Contingency planning, scheduling, and quantifying utilize the process of extraverted Thinking.
Extraverted Thinking helps us organize our environment and ideas through charts, tables, graphs, flow charts, outlines, and so on.
At its most sophisticated, this process is about organizing and monitoring people and things to work efficiently and productively.
Empirical thinking is at the core of extraverted Thinking when we challenge someone's ideas based on the logic of the facts in front of us or lay out reasonable explanations for decisions or conclusions made, often trying to establish order in someone else's thought process.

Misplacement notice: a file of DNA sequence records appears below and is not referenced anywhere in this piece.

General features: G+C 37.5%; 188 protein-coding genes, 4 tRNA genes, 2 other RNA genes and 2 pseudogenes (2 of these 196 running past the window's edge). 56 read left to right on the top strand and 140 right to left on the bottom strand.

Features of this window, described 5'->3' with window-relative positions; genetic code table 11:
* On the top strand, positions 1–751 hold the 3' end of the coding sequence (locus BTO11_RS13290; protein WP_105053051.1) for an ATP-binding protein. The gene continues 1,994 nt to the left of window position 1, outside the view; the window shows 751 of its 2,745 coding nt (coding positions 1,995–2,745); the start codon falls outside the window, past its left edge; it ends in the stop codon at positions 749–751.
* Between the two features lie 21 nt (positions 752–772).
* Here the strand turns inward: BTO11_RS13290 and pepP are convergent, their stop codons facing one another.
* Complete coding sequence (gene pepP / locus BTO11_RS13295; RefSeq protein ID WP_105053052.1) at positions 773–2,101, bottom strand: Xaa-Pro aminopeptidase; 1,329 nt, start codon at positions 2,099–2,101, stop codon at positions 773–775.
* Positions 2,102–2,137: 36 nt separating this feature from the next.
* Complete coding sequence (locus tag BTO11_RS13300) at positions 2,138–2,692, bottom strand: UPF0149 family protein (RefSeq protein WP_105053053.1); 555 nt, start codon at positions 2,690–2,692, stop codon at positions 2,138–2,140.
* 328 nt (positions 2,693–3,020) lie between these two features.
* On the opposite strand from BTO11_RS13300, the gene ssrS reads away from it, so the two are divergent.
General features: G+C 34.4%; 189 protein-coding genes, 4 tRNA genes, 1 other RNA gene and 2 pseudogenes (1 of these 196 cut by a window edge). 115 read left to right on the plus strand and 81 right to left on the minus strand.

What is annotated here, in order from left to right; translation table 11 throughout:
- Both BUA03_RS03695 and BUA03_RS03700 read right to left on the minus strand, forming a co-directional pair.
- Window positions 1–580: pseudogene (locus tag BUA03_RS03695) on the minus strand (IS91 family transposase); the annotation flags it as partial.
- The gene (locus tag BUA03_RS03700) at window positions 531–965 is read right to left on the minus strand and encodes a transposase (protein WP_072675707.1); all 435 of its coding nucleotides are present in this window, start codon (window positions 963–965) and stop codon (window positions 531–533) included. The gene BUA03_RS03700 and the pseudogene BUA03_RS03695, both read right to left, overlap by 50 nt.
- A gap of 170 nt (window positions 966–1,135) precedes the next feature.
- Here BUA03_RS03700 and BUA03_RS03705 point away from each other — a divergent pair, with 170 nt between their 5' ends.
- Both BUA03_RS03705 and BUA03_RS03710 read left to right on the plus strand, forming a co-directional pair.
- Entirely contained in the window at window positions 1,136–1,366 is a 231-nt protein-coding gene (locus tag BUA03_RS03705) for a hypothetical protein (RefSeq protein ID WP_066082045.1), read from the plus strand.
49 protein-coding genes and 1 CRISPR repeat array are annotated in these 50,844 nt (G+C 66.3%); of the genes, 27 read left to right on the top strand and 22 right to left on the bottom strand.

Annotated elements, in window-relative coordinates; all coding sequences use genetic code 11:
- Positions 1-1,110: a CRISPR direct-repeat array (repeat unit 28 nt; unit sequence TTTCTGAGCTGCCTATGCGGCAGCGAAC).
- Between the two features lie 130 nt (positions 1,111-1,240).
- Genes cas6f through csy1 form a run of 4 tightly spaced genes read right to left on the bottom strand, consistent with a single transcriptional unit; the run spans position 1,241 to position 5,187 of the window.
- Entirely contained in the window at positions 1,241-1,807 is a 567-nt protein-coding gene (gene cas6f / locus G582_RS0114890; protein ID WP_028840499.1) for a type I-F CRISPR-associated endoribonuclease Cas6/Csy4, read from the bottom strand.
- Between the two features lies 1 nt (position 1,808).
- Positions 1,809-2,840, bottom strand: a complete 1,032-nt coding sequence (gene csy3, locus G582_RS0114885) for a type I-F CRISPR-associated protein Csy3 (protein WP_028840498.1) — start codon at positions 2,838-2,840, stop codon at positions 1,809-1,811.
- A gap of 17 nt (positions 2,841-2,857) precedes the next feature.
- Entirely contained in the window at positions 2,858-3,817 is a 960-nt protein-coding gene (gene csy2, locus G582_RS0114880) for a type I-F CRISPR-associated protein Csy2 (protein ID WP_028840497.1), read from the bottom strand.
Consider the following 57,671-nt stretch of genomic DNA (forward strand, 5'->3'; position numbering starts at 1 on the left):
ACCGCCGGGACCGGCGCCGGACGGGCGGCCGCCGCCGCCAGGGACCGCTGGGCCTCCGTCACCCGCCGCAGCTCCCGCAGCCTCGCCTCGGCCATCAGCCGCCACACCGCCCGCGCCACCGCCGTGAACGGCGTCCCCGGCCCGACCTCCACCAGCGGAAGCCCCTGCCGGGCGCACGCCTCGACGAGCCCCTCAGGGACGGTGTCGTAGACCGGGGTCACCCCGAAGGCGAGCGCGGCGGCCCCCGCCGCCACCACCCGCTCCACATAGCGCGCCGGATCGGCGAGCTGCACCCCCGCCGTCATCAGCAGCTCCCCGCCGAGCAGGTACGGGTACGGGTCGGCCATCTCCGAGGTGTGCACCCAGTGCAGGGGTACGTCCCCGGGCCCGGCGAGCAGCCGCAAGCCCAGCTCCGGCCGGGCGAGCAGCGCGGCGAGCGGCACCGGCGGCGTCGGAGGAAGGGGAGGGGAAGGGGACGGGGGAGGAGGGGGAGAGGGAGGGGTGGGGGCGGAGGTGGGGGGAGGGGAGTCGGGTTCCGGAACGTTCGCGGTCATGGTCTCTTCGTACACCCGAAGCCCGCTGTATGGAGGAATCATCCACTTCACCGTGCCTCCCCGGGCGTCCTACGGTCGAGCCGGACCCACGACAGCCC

In written or verbal communication, extraverted Thinking helps us easily follow someone else's logic, sequence, or organization.
It also helps us notice when something is missing, like when someone says he or she is going to talk about four topics and talks about only three.
In general, it allows us to compartmentalize many aspects of our lives so we can do what is necessary to accomplish our objectives.
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